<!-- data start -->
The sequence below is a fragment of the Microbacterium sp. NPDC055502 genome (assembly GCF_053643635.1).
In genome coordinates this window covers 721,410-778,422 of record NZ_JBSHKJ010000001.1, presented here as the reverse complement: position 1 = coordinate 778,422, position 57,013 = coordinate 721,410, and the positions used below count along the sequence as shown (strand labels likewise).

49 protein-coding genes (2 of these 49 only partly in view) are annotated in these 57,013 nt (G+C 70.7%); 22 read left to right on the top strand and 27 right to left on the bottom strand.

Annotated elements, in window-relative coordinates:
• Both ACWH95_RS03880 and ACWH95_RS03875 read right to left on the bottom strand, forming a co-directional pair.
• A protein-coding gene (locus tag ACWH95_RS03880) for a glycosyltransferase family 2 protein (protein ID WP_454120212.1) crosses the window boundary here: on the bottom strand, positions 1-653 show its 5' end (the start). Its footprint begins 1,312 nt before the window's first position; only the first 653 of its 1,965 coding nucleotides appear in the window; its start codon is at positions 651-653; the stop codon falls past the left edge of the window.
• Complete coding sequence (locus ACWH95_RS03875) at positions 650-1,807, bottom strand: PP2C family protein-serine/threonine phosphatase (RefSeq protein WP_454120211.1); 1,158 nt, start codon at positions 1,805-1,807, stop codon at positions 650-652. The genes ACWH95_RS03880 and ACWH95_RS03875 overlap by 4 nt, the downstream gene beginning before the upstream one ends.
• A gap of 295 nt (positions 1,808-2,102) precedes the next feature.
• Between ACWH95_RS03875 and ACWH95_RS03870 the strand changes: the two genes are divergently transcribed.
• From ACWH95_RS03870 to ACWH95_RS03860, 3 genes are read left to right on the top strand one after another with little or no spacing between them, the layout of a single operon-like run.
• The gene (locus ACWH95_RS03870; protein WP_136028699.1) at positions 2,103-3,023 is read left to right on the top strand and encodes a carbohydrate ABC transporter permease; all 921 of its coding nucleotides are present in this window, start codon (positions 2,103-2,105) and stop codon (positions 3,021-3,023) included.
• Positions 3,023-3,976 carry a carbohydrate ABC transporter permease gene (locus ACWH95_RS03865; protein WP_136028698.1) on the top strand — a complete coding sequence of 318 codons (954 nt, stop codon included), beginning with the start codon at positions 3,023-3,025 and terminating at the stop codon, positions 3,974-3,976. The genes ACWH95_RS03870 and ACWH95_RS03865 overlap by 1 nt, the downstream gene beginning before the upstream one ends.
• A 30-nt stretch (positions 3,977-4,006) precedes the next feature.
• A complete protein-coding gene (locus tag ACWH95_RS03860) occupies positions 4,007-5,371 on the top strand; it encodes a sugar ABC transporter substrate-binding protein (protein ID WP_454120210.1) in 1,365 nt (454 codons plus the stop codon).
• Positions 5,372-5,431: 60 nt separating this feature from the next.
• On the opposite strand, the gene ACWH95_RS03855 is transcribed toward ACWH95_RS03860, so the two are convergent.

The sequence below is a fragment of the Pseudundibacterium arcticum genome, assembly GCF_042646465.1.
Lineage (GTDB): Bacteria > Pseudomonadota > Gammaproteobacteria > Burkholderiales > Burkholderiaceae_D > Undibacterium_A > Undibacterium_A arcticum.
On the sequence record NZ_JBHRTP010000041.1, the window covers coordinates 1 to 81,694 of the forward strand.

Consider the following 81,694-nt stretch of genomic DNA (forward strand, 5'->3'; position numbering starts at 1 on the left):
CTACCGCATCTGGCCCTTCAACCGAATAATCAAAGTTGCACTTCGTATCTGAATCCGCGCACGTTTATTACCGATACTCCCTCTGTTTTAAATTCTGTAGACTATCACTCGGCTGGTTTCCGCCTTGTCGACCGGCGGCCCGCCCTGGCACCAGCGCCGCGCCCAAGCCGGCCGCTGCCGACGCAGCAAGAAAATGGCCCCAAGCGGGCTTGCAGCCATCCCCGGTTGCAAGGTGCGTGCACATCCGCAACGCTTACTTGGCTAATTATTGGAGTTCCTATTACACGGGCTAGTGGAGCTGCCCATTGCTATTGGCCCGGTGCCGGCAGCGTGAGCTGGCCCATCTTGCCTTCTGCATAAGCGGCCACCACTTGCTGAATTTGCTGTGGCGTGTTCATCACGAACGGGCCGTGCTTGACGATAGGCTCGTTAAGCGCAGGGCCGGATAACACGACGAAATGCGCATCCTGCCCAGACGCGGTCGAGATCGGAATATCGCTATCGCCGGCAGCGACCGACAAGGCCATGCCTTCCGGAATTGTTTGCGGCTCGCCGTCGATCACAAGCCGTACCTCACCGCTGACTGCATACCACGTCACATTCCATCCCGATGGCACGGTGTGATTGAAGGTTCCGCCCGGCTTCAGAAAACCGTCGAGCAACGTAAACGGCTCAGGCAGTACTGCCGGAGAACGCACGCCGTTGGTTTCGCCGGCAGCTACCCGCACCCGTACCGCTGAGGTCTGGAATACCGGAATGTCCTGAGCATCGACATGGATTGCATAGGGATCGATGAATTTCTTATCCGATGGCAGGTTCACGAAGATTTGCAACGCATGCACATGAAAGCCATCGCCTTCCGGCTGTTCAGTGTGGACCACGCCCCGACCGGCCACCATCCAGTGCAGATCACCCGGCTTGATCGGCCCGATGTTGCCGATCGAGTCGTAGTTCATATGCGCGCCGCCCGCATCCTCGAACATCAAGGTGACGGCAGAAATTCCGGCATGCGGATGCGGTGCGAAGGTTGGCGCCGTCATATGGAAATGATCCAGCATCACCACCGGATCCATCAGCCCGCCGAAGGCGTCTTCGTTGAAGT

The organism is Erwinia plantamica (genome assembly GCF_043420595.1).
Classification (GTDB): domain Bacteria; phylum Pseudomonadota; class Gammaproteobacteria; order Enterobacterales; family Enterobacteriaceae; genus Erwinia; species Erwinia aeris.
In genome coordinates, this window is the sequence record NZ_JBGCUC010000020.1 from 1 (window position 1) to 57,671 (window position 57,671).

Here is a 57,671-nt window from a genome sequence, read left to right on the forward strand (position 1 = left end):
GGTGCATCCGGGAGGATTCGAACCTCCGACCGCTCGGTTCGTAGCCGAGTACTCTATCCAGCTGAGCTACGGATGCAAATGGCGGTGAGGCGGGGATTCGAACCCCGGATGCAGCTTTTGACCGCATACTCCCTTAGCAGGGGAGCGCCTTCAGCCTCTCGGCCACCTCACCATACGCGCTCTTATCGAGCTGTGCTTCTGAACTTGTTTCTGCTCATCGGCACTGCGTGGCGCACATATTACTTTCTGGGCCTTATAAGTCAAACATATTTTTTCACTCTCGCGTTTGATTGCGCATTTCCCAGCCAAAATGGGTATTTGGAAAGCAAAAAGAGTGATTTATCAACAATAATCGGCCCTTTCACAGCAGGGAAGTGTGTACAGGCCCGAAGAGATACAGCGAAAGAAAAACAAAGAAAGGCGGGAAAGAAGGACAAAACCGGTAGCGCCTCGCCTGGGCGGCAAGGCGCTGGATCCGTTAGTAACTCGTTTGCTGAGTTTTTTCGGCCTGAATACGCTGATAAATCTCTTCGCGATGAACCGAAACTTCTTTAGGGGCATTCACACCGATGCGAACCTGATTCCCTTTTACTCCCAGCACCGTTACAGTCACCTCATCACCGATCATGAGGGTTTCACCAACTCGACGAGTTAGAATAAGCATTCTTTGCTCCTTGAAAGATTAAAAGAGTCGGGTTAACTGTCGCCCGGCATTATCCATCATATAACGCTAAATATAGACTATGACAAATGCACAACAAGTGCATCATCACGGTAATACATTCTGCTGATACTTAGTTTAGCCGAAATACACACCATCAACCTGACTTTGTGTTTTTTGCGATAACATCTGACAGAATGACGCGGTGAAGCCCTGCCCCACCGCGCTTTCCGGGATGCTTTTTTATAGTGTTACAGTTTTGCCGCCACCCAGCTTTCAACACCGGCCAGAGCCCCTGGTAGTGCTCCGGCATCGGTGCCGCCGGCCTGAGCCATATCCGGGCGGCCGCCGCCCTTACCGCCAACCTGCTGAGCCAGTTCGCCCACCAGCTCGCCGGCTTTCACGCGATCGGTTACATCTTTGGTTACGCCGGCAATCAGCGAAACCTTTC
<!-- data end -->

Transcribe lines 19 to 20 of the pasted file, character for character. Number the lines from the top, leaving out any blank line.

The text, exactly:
On the sequence record NZ_JBHRTP010000041.1, the window covers coordinates 1 to 81,694 of the forward strand.

Consider the following 81,694-nt stretch of genomic DNA (forward strand, 5'->3'; position numbering starts at 1 on the left):